Diving in the ocean can be extremely exhilarating, but it can also be incredibly dangerous. For as many things as there are to enjoy, look at, and explore, there are just as many things, if not more, that pose serious mortal danger to us humans.
Being underwater means we are willingly going into a world that we do not function in naturally, since we are unable to breathe beneath the surface of our planet’s waters.
In spite of this fact, diving can be an amazing hobby or job that allows us to take part in something different from what we see every day on land, like a massive crowd of sea lions all trying to play with you at once off the coast of British Columbia!
Experiences underwater are totally different from those on dry ground. There are animals who live their entire lives in the water, and being able to see how they go about their daily routines can be very insightful.
Other animals, like sea lions, can spend their time equally split between above the water and beneath it, which means human contact isn’t that uncommon for these creatures.
They are also some of the most playful mammals in the ocean, right next to dolphins. Not only are they extremely curious, but they also just enjoy being able to have some fun.
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But when a massive crowd of sea lions get together, it can be a bit overwhelming.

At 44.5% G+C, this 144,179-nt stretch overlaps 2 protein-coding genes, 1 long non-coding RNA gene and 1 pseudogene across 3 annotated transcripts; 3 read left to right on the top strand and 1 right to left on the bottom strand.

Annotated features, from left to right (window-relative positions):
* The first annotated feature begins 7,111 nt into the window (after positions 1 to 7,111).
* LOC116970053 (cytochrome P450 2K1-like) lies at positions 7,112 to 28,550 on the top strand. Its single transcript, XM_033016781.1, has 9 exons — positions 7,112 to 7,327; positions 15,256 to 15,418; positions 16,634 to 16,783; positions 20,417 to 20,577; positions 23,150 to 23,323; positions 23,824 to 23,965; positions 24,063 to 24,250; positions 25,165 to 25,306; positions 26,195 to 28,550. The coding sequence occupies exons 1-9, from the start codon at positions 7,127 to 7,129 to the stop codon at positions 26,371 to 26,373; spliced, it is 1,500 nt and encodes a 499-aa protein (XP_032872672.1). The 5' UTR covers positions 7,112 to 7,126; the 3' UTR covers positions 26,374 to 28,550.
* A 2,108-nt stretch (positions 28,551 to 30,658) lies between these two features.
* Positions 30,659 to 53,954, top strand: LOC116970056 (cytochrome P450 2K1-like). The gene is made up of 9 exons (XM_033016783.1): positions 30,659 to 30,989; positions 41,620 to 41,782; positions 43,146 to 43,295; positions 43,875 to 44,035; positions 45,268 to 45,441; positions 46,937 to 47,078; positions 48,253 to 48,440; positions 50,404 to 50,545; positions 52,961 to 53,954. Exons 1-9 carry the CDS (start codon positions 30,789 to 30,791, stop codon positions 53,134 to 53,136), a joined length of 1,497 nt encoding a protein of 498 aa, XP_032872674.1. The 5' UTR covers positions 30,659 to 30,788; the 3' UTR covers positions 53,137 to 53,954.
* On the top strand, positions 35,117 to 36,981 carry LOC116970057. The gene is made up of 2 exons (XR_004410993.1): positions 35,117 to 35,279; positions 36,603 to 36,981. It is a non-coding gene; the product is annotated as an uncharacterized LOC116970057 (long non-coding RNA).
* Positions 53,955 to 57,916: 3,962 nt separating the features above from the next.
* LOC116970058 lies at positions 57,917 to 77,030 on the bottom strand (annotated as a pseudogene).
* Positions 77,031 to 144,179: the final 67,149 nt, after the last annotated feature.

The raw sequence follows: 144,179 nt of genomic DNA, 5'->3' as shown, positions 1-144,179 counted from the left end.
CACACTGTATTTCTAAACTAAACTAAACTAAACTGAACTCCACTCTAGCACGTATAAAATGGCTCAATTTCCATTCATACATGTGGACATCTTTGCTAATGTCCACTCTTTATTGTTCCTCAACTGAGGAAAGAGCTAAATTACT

A male California sea lion usually weighs in at right around 650 pounds and is close to eight feet long, on average. That means that even when these fun-enjoying animals have good intentions, they could still be dangerous, just due to the sheer size difference.
In the heat of mating season, even the most docile and friendly animals can become extremely dangerous. Back in 2007, a young girl was attacked by a sea lion out of the blue, so despite their normally playful nature, sea lions can still pose serious danger when not approached carefully.
Thankfully for National Geographic wildlife documentarian, Bertie Gregory, he had a very pleasant experience trying to observe sea lions in their natural environment near Vancouver Island.
Check out the footage of dozens of sea lions swarming around Gregory and just letting their playful nature loose in the video below!
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